Score, the Service Corps of Retired Executives, is a nonprofit partner of the U.S. Small Business Administration that provides free online counseling on everything from accounting to workflow analysis, provided by a volunteer corps of working and retired business owners and executives. Score also offers free one-on-one and team business counseling at 389 locations around the country; find the one closest to you at score.org.
Mid-level business copiers can cost $5,000 and up. Because of the high entry cost, and the near certainty that the "latest technology" will be outdated in a year (if not six months), leasing--which often includes an option to upgrade and can cost as little as $50 a month--is usually more attractive. When signing a lease, make sure to clarify the service and repairs included, and what the response time will be. Beware of contracts that require a minimum or maximum monthly number of copies; work out pay-as-you-go terms instead. And remember, you don't have to buy paper and toner from your copier supplier--you can usually save money by buying these from an office-supply source. And if you don't expect to make more than 700 copies a month, you probably don't need a "business" copier at all--you can get by with a combination printer-copier that costs a few hundred bucks.
Deals abound on generic, remanufactured, and even name-brand cartridges. There are numerous online office supply and ink specialty stores--InkSell.com, 4inkjets, Databazaar.com, and InkjetSuperstore.com--that often have better prices than the superstores and printer manufacturers. For example, in a recent search on comparison site NexTag, we found an HP Laserjet 2400 cartridge for $120; the same product retails for $206 at Office Depot. If you're willing to use refurbished cartridges, you can pay as little as $70. Meanwhile, OfficeMax recently launched a nationwide refill program for inkjet cartridges, which could translate into cost savings of up to 50 percent.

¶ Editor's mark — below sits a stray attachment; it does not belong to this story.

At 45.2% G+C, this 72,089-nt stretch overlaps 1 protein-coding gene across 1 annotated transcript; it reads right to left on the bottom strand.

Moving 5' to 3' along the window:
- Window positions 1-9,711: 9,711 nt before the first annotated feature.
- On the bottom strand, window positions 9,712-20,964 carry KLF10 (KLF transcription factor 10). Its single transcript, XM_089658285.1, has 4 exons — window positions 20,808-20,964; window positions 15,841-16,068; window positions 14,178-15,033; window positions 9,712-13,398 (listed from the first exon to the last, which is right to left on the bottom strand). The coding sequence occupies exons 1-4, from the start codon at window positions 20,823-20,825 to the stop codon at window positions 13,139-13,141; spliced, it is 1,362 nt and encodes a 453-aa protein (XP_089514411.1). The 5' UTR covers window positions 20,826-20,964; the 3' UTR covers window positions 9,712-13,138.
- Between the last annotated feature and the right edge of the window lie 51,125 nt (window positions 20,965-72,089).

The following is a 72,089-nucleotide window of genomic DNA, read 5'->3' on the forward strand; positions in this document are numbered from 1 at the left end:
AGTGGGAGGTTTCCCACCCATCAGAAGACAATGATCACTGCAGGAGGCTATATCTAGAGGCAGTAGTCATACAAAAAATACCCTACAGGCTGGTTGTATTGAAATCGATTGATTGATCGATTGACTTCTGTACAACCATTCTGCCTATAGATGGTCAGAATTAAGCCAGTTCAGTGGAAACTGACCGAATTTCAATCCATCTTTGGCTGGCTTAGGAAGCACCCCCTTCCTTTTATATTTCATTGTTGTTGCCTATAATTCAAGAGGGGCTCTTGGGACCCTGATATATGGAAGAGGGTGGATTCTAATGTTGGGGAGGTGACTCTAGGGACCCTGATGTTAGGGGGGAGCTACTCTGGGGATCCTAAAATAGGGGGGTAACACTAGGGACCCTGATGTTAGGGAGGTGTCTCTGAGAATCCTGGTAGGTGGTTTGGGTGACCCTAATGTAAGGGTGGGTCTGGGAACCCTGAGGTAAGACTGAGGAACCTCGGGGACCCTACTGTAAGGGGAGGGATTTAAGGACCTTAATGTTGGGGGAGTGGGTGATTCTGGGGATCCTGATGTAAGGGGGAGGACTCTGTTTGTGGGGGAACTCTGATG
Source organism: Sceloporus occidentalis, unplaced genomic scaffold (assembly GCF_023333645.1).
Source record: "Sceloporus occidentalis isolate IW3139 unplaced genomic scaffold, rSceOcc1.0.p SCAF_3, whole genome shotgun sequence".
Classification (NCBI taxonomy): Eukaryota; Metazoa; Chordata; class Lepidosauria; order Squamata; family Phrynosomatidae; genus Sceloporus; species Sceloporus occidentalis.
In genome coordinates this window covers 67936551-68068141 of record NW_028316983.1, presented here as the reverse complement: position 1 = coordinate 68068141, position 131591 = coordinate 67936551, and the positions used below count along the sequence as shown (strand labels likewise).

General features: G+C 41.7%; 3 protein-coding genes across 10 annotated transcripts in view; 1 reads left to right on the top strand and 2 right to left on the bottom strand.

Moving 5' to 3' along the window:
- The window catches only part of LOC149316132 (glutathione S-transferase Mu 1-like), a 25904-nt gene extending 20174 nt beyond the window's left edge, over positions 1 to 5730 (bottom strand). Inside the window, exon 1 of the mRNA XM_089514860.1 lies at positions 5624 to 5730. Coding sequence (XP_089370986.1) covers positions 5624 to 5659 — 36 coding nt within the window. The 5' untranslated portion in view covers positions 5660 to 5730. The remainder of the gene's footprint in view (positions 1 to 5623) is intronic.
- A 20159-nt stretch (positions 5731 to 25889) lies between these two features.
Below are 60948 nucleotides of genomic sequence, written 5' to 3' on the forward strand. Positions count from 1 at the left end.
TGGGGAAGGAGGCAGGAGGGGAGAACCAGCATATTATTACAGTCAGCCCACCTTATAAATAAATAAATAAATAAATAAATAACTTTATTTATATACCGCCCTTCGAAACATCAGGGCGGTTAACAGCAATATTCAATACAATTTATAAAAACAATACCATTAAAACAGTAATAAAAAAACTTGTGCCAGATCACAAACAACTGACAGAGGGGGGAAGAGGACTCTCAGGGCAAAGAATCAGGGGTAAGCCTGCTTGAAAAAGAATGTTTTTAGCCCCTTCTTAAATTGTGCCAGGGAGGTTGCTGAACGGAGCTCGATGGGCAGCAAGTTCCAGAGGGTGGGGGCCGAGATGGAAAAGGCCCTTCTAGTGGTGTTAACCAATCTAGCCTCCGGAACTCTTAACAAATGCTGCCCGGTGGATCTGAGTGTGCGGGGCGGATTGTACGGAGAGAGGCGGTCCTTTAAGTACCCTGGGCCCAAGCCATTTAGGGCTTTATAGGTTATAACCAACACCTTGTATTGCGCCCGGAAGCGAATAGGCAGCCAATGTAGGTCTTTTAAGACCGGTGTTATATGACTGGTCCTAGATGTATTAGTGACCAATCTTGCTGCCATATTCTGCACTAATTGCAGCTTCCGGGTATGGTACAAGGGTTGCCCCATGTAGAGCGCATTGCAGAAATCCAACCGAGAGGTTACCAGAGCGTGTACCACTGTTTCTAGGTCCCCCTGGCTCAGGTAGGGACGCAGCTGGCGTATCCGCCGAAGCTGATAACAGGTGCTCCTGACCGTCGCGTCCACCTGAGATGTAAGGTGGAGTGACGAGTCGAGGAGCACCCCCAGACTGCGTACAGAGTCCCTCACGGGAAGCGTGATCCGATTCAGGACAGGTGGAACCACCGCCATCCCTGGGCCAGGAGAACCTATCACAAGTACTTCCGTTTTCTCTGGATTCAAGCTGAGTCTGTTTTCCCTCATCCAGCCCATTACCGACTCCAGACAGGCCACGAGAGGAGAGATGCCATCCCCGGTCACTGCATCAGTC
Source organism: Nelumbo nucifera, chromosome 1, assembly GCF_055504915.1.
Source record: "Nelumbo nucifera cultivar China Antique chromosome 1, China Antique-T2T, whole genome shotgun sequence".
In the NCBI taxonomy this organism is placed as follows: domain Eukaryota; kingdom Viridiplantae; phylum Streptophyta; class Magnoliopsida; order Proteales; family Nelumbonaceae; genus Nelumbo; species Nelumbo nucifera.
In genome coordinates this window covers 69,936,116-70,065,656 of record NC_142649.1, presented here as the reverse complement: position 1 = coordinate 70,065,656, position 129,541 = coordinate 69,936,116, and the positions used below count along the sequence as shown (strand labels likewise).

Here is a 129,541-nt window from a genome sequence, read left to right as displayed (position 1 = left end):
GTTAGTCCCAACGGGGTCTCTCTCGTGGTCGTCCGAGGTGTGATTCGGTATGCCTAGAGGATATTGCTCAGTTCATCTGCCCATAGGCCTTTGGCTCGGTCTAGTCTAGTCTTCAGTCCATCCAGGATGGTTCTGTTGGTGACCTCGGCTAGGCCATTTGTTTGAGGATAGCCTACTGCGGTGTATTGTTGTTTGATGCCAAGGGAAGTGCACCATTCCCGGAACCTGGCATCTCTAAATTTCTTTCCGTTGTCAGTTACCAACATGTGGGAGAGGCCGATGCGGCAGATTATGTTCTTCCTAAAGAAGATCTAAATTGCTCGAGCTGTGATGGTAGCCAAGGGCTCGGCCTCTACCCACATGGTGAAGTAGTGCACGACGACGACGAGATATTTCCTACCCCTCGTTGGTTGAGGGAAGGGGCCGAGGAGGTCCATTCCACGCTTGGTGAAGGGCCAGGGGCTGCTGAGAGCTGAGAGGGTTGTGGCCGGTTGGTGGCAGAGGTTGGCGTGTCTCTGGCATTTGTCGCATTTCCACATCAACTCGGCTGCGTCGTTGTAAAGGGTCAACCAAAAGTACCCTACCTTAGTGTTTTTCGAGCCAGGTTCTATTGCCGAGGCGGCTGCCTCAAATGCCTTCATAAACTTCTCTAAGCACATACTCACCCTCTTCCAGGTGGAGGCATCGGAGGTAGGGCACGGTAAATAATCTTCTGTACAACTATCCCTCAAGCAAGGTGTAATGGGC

Wordpress.org provides a free, easy-to-use tool for adding an easy-to-update blog to your company's existing website. If you want to go cheap--and skip a formal website altogether--blogger.com (owned by Google) and wordpress.com (not wordpress.org) will host your blog for free. The only drawback: The generic domain name (blogspot.com or wordpress.com) can look unprofessional.
Check out dealer show rooms and keep tabs on any floor models you like. Come June, when NeoCon, the huge convention of office furniture manufacturers, takes place, dealers want to get new stuff on the floor--which can translate into good deals on old merchandise. Discounts of 20 percent or more are not uncommon. For general office furniture, check the lower-cost subsidiaries of the big manufacturers, such as Steelcase's Turnstone line. And don't forget eBay, where bargains on durable workplace basics abound. Here are some recent examples: 34 Steelcase telemarketing cubicles: $6,700; eight Herman Miller workstations: $3,995; 12 Steelcase office desks: $1,500.
Rather than buying different items from different vendors, consolidate your office-supplies shopping in one place. The big office superstores all offer online order management, free delivery for orders over $50, and loyalty rewards programs. In addition, OfficeMax Commercial Solutions and Staples Business Advantage are free programs that work like managed-travel programs, helping customers track and reduce total office-supply spending through more efficient ordering and discounts for volume buying. Office Depot offers similar services through its Business Services Division.